If you aren't currently in paid work and need financial assistance you can contact the Ministry of Social Development. You'll find phone numbers and contact information here.
You can also get help through Whānau Ora to help meet basic needs for food, accommodation, heating, internet connectivity, water and sewerage. If you live in the North Island, you can call them on 0800 929 282, or in the South Island the number is 0800 187 689.
I wasn't vaccinated when I tested positive, can I go and get vaccinated now?
You can't get vaccinated if you're self-isolating or in MIQ.
If you've got a vaccination appointment booked, you'll need to ring 0800 28 29 26 or visit the Book My Vaccine website to change your appointment.
Once you recover, you'll be able to get vaccinated.
The Immunisation Advisory Centre says people who have had Covid-19 can get vaccinated.
"It is recommended to start vaccination from 4 weeks after recovery, or from the first confirmed Covid-19 positive PCR test if asymptomatic, and when cleared to leave isolation by a clinician."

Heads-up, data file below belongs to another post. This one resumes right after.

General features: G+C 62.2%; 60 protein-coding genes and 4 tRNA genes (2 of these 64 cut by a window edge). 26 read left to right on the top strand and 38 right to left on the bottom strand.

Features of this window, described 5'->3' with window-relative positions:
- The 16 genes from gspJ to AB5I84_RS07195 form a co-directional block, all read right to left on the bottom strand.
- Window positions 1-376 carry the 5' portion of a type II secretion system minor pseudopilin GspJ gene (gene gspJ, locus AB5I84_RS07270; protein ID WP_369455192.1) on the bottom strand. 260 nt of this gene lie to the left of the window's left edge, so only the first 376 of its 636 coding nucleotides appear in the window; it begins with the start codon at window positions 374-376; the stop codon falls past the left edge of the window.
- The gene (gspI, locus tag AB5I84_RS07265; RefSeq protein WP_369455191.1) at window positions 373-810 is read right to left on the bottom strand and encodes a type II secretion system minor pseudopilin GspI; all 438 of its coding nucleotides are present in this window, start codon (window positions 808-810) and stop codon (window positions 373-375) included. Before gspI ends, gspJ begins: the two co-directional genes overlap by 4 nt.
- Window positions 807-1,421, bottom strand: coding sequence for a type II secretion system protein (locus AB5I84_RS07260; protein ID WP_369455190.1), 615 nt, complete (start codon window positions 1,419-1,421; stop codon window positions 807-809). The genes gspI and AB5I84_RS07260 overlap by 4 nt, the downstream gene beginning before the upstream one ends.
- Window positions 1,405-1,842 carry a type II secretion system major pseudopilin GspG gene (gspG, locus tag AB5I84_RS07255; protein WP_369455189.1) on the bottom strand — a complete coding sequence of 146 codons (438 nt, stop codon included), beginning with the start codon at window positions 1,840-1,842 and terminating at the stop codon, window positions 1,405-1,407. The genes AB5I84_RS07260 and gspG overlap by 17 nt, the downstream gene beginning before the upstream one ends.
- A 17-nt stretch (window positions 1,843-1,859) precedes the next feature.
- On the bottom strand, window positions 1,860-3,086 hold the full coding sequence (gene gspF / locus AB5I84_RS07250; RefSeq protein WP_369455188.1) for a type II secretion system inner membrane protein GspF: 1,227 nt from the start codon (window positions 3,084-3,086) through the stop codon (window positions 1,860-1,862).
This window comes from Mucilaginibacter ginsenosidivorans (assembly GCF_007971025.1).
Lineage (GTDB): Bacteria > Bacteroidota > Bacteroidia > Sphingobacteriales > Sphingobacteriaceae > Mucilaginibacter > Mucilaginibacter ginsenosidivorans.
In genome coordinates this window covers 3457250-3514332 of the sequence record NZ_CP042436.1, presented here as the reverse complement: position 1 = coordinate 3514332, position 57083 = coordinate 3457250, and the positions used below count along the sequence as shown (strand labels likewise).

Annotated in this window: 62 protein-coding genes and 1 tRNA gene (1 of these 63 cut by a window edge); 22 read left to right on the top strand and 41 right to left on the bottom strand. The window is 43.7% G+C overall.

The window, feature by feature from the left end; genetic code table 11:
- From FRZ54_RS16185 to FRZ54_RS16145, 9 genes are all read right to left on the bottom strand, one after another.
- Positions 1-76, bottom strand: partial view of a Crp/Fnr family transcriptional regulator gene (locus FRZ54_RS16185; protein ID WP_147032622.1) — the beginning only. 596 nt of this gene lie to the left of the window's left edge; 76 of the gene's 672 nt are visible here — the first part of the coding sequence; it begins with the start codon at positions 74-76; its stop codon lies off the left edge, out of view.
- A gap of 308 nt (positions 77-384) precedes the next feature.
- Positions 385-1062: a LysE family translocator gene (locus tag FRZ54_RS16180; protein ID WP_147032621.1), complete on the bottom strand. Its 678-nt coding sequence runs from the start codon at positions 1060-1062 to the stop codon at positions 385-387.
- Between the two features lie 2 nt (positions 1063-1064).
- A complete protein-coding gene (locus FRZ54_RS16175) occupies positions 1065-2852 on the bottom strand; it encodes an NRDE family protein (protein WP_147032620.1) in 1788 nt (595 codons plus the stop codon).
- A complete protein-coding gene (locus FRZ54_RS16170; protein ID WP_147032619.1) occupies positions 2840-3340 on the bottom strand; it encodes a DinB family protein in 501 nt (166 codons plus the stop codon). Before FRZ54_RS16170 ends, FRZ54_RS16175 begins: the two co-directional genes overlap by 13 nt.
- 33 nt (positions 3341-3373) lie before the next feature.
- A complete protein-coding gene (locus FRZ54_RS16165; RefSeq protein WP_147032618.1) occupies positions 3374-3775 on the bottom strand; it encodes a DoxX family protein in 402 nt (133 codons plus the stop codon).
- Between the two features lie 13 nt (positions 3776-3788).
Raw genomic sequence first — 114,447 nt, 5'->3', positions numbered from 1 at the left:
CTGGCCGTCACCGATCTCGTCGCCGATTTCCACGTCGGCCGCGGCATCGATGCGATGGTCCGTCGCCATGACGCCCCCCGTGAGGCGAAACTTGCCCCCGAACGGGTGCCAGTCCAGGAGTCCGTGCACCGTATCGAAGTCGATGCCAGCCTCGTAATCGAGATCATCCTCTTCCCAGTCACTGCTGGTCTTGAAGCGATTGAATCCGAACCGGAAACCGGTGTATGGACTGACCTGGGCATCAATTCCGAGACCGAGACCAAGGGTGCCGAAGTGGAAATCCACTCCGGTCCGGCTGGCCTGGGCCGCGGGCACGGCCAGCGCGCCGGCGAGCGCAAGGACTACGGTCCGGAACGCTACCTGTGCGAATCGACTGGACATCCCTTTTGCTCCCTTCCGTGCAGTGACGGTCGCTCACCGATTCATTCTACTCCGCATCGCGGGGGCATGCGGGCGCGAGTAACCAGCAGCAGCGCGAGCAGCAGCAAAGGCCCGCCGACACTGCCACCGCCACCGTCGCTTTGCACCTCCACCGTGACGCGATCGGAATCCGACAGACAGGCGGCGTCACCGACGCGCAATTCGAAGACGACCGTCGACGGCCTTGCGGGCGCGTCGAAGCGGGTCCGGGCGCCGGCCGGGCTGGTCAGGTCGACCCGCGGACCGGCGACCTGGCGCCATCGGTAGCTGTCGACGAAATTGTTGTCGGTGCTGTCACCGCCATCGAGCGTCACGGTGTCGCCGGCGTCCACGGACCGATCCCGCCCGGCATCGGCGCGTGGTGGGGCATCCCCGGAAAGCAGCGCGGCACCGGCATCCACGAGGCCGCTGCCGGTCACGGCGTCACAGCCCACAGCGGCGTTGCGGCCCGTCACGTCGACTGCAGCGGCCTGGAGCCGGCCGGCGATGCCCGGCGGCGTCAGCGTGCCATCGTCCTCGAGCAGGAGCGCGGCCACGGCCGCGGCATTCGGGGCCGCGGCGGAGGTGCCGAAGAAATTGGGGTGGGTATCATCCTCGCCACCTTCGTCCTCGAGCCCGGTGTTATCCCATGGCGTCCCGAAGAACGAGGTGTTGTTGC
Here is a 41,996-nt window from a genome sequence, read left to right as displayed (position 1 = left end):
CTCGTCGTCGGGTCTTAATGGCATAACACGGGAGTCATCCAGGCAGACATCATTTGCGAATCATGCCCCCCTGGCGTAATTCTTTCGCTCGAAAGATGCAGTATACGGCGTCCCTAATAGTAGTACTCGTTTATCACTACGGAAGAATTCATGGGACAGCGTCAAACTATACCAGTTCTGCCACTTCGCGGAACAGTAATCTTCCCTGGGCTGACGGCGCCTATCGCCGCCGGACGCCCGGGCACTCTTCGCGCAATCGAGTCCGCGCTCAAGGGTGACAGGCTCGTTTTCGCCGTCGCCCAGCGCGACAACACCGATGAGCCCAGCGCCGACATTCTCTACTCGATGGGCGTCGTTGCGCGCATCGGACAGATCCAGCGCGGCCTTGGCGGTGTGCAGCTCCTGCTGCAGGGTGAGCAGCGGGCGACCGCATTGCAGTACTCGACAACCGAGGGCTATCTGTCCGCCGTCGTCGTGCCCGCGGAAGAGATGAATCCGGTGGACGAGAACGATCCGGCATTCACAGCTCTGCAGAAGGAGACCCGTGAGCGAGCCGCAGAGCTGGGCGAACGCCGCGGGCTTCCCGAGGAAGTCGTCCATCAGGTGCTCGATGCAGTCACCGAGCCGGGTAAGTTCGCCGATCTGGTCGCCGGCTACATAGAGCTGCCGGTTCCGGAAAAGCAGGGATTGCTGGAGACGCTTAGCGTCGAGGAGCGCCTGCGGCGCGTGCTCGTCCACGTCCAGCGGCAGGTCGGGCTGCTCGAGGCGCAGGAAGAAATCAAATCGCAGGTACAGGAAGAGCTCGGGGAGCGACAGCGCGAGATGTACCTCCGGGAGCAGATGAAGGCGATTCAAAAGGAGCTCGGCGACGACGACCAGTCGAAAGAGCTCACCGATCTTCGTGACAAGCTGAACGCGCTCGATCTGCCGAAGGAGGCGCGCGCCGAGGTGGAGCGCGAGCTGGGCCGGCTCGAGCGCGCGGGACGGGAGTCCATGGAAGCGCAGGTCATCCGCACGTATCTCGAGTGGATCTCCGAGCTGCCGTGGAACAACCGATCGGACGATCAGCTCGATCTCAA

Can my pet get Covid-19?
The SPCA says there isn't evidence to indicate pets can give their owners Covid-19, but can they catch it from you?
While there hasn't been a study done on this in New Zealand, research out of Utrecht University found Covid-19 is common in cats and dogs whose owners have tested positive.
Swabs were taken from 310 pets in 196 households where a human infection had been detected.
Six cats and seven dogs returned a positive PCR result, while 54 animals tested positive for virus antibodies.
"If you have Covid, you should avoid contact with your cat or dog, just as you would do with other people," Dr Els Broens, from Utrecht University, said.
"The main concern is not the animals' health but the potential risk that pets could act as a reservoir of the virus and reintroduce it into the human population."
The authors of the study said no evidence of pet-to-owner transmission had been recorded to date but it would be difficult to detect while the virus was still spreading easily between humans.
Most infected pets tend to be asymptomatic or display mild Covid-19 symptoms.
If you're going into MIQ, SPCA recommends that pets remain at home if possible or with a trusted person.
MPI advises people to avoid contact with pets and other animals, as they would with people.
If you're a farmer who has tested positive, MPI says before yarding cattle, you should speak to your processor and supply chain partners (such as transporters), as they will have rules and requirements around loading and transporting animals.
What happens once I recover and finish isolating?
You will have got a text message to tell you that you can stop isolating.